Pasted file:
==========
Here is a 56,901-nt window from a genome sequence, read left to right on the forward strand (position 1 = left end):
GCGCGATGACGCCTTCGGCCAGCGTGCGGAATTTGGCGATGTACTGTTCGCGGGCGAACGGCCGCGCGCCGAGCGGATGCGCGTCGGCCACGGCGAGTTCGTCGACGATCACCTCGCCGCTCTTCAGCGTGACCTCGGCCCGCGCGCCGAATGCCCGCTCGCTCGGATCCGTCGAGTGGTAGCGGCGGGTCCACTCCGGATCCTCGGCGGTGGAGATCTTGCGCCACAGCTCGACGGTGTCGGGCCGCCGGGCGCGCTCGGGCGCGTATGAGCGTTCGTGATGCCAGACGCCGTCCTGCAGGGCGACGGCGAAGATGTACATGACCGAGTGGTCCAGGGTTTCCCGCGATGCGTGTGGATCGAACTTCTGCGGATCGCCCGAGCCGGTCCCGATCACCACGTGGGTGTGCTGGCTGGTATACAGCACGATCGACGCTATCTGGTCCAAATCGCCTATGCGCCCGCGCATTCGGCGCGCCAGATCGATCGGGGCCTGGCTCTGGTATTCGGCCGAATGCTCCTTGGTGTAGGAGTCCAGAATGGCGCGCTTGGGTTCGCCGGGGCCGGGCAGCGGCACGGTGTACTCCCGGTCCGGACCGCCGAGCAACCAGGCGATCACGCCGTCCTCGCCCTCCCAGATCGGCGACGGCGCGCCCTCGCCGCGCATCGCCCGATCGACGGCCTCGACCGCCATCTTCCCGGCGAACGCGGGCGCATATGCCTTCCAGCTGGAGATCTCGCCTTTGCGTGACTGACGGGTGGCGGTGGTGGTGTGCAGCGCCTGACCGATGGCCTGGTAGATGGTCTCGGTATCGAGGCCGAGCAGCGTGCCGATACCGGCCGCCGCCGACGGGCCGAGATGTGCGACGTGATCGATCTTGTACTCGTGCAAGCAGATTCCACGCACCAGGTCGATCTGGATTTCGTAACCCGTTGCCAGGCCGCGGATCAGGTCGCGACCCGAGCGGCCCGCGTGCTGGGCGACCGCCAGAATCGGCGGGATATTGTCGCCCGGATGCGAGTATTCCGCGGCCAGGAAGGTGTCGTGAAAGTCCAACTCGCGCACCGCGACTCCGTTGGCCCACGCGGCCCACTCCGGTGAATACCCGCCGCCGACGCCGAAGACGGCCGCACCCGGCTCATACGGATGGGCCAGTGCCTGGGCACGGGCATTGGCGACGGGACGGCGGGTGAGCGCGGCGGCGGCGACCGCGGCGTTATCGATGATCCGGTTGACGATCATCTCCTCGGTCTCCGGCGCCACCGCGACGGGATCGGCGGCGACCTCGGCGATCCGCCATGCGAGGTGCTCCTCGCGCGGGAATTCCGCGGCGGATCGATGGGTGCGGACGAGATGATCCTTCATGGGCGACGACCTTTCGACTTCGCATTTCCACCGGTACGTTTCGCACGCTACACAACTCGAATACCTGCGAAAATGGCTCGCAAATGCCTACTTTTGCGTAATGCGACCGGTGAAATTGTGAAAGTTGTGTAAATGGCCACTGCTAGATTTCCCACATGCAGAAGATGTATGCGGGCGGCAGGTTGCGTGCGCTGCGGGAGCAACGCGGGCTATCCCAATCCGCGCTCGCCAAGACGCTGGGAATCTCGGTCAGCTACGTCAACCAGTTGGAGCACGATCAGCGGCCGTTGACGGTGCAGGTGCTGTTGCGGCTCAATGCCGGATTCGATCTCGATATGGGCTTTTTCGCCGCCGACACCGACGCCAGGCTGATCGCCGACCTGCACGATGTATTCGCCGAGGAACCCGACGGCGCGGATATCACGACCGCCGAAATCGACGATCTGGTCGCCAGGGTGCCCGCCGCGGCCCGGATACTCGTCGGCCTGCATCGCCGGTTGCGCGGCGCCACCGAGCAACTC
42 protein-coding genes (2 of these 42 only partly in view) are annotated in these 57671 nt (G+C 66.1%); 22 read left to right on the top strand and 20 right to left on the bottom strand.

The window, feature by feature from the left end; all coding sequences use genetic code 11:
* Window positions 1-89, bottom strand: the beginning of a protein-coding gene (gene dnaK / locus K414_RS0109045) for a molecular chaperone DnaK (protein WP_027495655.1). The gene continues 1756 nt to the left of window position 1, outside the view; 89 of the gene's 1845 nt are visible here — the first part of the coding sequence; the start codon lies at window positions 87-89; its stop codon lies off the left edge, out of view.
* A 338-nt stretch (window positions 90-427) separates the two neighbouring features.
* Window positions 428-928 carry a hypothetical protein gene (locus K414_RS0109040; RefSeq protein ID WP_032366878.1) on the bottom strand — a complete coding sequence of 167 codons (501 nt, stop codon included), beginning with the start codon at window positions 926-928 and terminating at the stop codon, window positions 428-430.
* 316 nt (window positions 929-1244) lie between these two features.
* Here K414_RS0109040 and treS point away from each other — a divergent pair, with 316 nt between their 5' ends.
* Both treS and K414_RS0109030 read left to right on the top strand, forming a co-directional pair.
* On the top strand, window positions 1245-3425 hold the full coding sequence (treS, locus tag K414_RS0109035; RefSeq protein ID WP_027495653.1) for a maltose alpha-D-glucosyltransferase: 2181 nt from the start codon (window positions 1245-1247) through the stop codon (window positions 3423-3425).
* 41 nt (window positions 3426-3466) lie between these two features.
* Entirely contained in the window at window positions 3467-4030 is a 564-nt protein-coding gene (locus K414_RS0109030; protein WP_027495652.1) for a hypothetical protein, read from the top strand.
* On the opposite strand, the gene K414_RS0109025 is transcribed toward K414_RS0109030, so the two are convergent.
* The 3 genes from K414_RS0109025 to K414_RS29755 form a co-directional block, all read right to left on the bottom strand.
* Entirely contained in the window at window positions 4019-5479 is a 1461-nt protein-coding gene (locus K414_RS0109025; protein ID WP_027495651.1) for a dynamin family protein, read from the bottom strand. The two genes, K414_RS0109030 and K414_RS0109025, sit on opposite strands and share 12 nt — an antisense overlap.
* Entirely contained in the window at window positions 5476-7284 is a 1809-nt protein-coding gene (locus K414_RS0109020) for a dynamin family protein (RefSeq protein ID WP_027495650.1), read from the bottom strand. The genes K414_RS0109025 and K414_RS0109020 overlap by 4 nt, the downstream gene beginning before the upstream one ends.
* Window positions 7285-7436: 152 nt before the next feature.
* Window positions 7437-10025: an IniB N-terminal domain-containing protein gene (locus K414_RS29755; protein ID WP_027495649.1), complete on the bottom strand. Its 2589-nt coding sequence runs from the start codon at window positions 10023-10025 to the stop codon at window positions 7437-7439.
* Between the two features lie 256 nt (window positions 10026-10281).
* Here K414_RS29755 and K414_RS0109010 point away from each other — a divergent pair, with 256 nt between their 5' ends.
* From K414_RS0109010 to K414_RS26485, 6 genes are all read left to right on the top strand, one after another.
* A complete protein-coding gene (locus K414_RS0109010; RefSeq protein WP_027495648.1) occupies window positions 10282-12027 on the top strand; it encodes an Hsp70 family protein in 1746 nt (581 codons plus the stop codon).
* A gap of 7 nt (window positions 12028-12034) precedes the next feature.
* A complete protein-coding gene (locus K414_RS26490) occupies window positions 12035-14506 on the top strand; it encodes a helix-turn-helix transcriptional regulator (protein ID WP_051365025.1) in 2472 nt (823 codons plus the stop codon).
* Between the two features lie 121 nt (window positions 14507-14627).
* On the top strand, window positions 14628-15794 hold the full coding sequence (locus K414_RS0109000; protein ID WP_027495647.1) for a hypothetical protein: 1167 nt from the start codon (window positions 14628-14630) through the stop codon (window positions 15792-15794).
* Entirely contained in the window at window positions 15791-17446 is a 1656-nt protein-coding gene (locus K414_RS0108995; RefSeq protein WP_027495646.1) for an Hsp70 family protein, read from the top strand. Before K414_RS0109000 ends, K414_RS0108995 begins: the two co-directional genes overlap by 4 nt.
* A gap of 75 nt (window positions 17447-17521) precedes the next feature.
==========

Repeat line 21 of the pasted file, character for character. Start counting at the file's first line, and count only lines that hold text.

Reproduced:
* Here K414_RS29755 and K414_RS0109010 point away from each other — a divergent pair, with 256 nt between their 5' ends.